America is unlike any other place in human history. Our political system, the Constitutional Republic, has given the greatest freedom to the people. Its three branches are designed to safeguard our freedom and to ensure that power resides in the hands of the people. America has attracted millions of people from every corner on the earth. Some, even abandoning their reputable professions in their homeland, came here and are willing to work in a less regarded occupation. Why? As God’s image bearers, we cannot feel satisfied unless our freedom is met and our dignity is recognized. Even the most spiritual believers do not desire to live in oppression if they can help it, because the longing for freedom and dignity is part of our divine imprint, the unalienable rights bestowed by our Creator.
It is my conviction that God raised up America as a shining city on a hill, a beacon of hope to the world to demonstrate His will for all human beings, to live freely with dignity. America is not founded on human intelligence and sagacity. Rather, its foundation is built on the God of the Hebrew Scripture who created us in His image and likeness and granted us with freedom and dignity. In Deut. 23:21-22, God demands us to fulfil the vow made to Him. However, He also states that to make or not to make a vow to Him is entirely voluntary, leaving freedom for us to make that decision. Our founders recognized that God made us free, thus, religious faith and conscience cannot be coerced. In our Bill of Rights, the freedoms in the First Amendment reflect these thoughts.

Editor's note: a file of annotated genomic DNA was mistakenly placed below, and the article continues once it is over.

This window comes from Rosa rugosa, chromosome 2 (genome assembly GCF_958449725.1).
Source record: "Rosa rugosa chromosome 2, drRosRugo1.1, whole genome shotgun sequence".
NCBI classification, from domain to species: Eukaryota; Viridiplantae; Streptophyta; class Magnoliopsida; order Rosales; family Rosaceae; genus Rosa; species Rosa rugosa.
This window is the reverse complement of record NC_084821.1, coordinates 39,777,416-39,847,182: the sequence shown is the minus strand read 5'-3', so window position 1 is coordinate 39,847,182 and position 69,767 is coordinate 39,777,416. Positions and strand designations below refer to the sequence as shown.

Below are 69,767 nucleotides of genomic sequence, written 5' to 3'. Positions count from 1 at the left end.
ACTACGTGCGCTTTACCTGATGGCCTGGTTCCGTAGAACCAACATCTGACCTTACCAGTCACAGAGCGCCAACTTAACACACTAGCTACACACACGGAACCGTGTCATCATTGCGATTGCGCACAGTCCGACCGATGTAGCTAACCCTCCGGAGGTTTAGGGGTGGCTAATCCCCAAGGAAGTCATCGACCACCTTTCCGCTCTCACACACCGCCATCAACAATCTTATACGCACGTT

America is not a norm but an exception because she alone is built on the biblical principle of human freedom and dignity whose origin is in the image of God. It is an earthly representation of God’s will for us to live freely with dignity. That reality also points us to Christ in whom we have ultimate freedom. Until now and possibly until the return of Christ, America is the best country in human history with the highest degree of human freedom and dignity. While seeking spiritual growth, we should never ignore this earth on which God has placed us. We are responsible to leave a free society to our children and grandchildren. There will never be a more urgent moment than now for us to carry out this responsibility.
Yes, America is far from being perfect and she has made many mistakes. But if we step back and look at the big picture, we might be able to appreciate the green forest instead of focusing on the fallen leaves.
The expression, “we are at a crossroad,” has become a hackneyed cliché because, though many warnings have gone out, they usually disappear in the dark with few echoes and rejoinders. When I was in elementary school living in China, I learned this poem written by a Communist youth in the 1920s: “Life is precious, love is priceless. For the sake of liberty, both I will renounce!” He died in prison fighting for what he believed and did not live to see the “liberation” of the Chinese people by the Communist Party in 1949. If a communist had that passion for secular freedom, will we, who are the beneficiaries of the freedom built on biblical principles, not fight to defend her? Will we watch the supreme liberty in human history fall before our eyes and do nothing?
America is not a norm but an exception, which requires exceptional valor and gallantry to stand up and fight for her. May God, the originator of our liberty, waken in our hearts a passion for freedom that we may treasure what we’ve had and defend her with bravery and heroism—may God bless America!